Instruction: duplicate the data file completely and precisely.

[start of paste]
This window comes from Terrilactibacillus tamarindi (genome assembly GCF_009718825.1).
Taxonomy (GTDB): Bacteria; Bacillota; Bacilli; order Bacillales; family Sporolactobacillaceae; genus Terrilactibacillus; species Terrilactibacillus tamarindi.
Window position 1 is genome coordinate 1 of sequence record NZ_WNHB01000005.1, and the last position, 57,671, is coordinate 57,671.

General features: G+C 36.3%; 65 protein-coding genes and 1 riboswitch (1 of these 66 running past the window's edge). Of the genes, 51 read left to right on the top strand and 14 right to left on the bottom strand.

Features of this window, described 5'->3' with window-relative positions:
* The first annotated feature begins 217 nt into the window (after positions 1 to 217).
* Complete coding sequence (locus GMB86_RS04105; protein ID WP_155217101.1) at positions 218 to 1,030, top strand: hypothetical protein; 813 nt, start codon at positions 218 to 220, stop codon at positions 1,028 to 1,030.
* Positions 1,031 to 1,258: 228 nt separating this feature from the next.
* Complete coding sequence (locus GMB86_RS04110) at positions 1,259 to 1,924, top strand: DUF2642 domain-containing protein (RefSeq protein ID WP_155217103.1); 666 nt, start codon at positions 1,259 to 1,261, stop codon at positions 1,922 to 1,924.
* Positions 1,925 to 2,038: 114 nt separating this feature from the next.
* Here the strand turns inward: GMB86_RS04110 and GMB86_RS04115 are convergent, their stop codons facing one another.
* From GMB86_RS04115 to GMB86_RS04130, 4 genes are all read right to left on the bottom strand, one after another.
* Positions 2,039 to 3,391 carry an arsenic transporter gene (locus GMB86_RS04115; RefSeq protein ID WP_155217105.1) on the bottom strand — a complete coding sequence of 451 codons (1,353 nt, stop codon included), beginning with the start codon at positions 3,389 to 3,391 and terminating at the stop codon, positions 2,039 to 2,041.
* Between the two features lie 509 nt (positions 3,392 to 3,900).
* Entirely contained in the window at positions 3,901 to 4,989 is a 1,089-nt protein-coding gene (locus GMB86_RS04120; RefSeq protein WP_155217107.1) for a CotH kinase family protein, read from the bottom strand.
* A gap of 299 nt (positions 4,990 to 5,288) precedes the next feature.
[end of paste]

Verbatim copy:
This window comes from Terrilactibacillus tamarindi (genome assembly GCF_009718825.1).
Taxonomy (GTDB): Bacteria; Bacillota; Bacilli; order Bacillales; family Sporolactobacillaceae; genus Terrilactibacillus; species Terrilactibacillus tamarindi.
Window position 1 is genome coordinate 1 of sequence record NZ_WNHB01000005.1, and the last position, 57,671, is coordinate 57,671.

General features: G+C 36.3%; 65 protein-coding genes and 1 riboswitch (1 of these 66 running past the window's edge). Of the genes, 51 read left to right on the top strand and 14 right to left on the bottom strand.

Features of this window, described 5'->3' with window-relative positions:
* The first annotated feature begins 217 nt into the window (after positions 1 to 217).
* Complete coding sequence (locus GMB86_RS04105; protein ID WP_155217101.1) at positions 218 to 1,030, top strand: hypothetical protein; 813 nt, start codon at positions 218 to 220, stop codon at positions 1,028 to 1,030.
* Positions 1,031 to 1,258: 228 nt separating this feature from the next.
* Complete coding sequence (locus GMB86_RS04110) at positions 1,259 to 1,924, top strand: DUF2642 domain-containing protein (RefSeq protein ID WP_155217103.1); 666 nt, start codon at positions 1,259 to 1,261, stop codon at positions 1,922 to 1,924.
* Positions 1,925 to 2,038: 114 nt separating this feature from the next.
* Here the strand turns inward: GMB86_RS04110 and GMB86_RS04115 are convergent, their stop codons facing one another.
* From GMB86_RS04115 to GMB86_RS04130, 4 genes are all read right to left on the bottom strand, one after another.
* Positions 2,039 to 3,391 carry an arsenic transporter gene (locus GMB86_RS04115; RefSeq protein ID WP_155217105.1) on the bottom strand — a complete coding sequence of 451 codons (1,353 nt, stop codon included), beginning with the start codon at positions 3,389 to 3,391 and terminating at the stop codon, positions 2,039 to 2,041.
* Between the two features lie 509 nt (positions 3,392 to 3,900).
* Entirely contained in the window at positions 3,901 to 4,989 is a 1,089-nt protein-coding gene (locus GMB86_RS04120; RefSeq protein WP_155217107.1) for a CotH kinase family protein, read from the bottom strand.
* A gap of 299 nt (positions 4,990 to 5,288) precedes the next feature.